Disrespectful Sampled Values subscriber behaviour
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Disrespectful Sampled Values subscriber behaviour

Teaser: Some IEDs require that SV (or maybe GOOSE) messages on ingress port of the IED have proper VLAN tag (as configured in the subscription), thus resulting in failure to receive the untagged messages (or messages with another VLAN ID tag). Such behaviour of an IED is wrong but sometimes you can meet this. Read the full article to dig into the details.

This situation repeats every time during our IEC 61850 trainings, where we have extensive hands-on sessions with IEDs of different manufacturers. We have an exercise where one group configures IED to publish SV stream and another group configures subscription to this stream. And this second group always fails to achieve positive result until guided by the tutors. And as we will see in the end of this note this is not their fault.

The setup is always primitive. We have one Ethernet switch with default (factory) settings and SV publisher and subscriber connected to this switch. When the first group finalizes the configuration of SV publishing, they pass the configuration to the subscribing party. And they do the subscription. But it doesn’t work. They check if the SV stream is forwarded by the port of the switch where subscribing IED is connected to and it is. But still it doesn’t work. Both IEDs support 9-2LE (80 samples/cycle) and are provided by the same manufacturer within single lineup, known to be working seamlessly together in general.

To understand the origins of the problem and who is to blame in this situation, we need to take a closer look on Ethernet frame, how Ethernet switch processes certain fields of Ethernet frame and what it all means to subscribing IED.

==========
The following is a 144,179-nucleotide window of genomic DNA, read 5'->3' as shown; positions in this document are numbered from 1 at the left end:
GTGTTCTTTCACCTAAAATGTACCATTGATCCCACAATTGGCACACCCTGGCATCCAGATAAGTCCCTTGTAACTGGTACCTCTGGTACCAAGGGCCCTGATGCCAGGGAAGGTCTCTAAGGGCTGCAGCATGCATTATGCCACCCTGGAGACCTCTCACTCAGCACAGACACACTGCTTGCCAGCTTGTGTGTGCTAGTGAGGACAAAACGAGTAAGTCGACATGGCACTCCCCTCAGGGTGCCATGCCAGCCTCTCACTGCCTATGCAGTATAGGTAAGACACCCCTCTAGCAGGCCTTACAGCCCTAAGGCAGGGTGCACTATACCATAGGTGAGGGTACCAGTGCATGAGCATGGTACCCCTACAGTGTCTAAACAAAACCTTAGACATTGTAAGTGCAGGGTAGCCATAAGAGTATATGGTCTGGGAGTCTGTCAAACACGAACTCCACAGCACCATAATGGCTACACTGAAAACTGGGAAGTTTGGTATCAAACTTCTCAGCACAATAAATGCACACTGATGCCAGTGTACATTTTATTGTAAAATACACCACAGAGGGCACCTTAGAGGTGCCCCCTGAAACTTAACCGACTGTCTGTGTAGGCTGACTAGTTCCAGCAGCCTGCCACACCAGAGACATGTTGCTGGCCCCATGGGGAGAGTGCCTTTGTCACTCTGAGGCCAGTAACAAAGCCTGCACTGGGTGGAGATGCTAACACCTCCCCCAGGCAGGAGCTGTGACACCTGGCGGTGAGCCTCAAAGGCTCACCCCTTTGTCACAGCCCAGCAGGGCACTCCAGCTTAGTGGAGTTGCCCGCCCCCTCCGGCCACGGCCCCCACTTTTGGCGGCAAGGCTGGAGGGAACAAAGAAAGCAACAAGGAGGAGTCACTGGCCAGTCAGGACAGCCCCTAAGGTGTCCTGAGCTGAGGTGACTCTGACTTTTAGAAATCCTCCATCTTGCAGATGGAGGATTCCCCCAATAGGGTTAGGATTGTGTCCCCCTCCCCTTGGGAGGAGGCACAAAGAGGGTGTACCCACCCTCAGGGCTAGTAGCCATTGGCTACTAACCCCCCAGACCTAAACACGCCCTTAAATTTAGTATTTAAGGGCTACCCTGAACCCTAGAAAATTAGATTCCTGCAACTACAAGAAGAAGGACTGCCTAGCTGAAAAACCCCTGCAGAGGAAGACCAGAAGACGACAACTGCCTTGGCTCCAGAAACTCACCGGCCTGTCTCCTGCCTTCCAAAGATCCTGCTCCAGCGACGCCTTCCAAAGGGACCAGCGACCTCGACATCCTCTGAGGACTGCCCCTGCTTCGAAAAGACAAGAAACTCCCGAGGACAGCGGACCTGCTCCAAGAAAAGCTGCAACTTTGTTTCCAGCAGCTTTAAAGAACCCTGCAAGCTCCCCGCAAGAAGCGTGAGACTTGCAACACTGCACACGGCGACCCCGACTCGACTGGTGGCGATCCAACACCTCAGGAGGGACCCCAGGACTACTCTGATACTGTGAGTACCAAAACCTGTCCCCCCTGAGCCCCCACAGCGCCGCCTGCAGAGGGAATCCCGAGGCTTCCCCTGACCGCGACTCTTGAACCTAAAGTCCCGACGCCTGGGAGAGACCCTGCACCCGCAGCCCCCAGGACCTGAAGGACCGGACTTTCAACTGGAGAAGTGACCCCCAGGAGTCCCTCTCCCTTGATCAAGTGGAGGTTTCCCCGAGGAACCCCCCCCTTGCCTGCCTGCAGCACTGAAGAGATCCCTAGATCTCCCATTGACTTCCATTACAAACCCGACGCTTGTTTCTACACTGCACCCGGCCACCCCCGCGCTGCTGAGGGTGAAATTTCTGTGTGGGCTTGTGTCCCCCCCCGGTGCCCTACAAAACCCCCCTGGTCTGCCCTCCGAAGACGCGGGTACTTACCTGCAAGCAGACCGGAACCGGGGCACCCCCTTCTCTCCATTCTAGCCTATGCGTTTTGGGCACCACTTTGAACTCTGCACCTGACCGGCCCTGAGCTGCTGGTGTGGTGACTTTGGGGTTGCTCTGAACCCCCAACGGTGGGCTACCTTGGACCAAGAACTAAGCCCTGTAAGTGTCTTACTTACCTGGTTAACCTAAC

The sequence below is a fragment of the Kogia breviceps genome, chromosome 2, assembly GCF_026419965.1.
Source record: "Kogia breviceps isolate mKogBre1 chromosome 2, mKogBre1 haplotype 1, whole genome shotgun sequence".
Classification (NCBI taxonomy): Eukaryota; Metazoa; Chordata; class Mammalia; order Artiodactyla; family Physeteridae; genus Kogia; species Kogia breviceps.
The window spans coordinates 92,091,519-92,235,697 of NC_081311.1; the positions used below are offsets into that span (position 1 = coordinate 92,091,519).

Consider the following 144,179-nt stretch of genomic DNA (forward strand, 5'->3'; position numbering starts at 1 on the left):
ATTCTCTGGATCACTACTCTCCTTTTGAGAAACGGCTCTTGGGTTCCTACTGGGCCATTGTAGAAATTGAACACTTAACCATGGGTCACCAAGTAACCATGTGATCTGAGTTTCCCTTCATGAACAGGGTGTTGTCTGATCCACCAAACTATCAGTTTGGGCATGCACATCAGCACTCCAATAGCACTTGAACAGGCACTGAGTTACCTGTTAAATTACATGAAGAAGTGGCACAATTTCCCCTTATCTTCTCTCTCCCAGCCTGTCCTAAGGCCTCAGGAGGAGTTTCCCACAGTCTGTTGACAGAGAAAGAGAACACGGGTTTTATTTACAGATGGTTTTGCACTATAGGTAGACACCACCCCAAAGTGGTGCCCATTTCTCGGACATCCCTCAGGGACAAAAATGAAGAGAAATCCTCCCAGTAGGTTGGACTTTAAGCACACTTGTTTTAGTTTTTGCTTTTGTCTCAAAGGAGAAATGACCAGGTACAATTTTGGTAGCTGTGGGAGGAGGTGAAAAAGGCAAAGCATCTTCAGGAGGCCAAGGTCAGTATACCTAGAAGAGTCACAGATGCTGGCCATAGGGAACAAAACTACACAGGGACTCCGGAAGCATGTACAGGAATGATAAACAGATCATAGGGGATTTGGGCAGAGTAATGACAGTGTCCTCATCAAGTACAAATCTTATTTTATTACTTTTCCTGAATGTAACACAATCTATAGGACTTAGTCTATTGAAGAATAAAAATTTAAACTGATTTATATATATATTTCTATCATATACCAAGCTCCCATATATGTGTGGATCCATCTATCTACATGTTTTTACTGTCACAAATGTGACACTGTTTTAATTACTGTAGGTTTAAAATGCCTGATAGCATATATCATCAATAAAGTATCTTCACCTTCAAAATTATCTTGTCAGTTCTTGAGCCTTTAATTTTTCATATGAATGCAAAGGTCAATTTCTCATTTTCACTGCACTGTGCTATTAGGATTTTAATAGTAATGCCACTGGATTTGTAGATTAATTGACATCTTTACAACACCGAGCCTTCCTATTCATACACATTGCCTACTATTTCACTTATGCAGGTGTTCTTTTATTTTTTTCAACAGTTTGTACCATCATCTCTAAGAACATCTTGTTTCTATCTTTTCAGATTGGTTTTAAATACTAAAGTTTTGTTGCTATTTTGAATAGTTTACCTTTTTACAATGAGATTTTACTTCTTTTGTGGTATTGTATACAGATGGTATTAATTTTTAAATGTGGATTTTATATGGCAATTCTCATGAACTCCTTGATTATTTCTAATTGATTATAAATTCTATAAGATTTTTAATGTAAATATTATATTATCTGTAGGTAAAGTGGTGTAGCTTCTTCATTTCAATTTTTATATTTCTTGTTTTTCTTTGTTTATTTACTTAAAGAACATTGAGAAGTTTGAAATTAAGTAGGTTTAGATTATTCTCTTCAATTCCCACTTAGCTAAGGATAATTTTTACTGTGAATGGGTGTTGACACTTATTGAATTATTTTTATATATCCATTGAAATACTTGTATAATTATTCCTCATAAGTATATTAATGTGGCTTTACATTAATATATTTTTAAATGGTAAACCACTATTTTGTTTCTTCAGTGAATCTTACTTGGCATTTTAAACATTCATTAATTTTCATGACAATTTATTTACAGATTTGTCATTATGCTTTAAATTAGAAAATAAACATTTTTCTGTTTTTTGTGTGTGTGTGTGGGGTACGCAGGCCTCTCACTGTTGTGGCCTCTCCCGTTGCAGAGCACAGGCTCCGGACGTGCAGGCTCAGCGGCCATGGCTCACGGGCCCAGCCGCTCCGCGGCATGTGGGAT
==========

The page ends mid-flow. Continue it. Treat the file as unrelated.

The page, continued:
Sampled Values is mapped onto IEEE 802.3 (Ethernet) with a header, called the VLAN tag according to IEEE 802.1Q:

This VLAN tag provides two functions:

  • prioritization of traffic;
  • logical segregation of traffic.

According to the picture above VLAN tag is announced by a specific Ethertype (0x8100), followed by a 3 bit priority field called Priority Code Point (PCP), a one-bit Drop Eligible Indicator (DEI) and a 12-bit field containing the VLAN identifier, or VID. According to IEC 61850-9-2, IEEE 802.1Q tag with all its fields shall be present in all published SV frames. As you will see, VID plays a crucial role in our situation, so we will focus on this field.

If VID is set by configuration, then this value must be in force, otherwise - it must have the value of zero.

Coming back to our situation we had quite a straightforward setup with two IEDs connected to the same Ethernet switch. And as mentioned before, this switch had default settings. In regard, to VLANs, this means that there is only one VLAN available in the switch (native VLAN) which is 1. All switch ports are members of this VLAN (Port VLAN Membership (PVMS) = 1) and all incoming untagged traffic (or traffic with VID = 0) is tagged with this value (Port VID (PVID) = 1). Published SV stream is configured to have VID equal to 1. Another thing, worth mentioning is that by default Ethernet switch forwards all frames untagged. So the graphical interpretation of this setup is like this:

Given that all published SV stream parameters are passed to subscriber as is, all should work. But does not. Looking closer and searching for possible inconsistency, attentive reader will point out that the only difference between forwarded and expected SV stream is the absence of IEEE 802.1Q tag. We give it a try and reconfigure Ethernet switch to forward tagged frames. Yes, it works. But should the availability of the IEEE 802.1Q tag and VID value really matter for subscription? Let's check the standard:

Turns out it should not matter for SV subscriber. More than that, it is not only due to the fact that frames can be forwarded untagged - they can also be forwarded tagged with another VID, when, for example, published SV is configured with VID = 0 and stream is tagged according to PVID setting or when at some point of the network VID is altered by intermediate switches.

If SV subscriber acts like this, which is not proper behaviour, you can spend quite a long time in identifying the issue. Check with products you use or plan to use in the future! Save your time!

P.s. The same is true for GOOSE.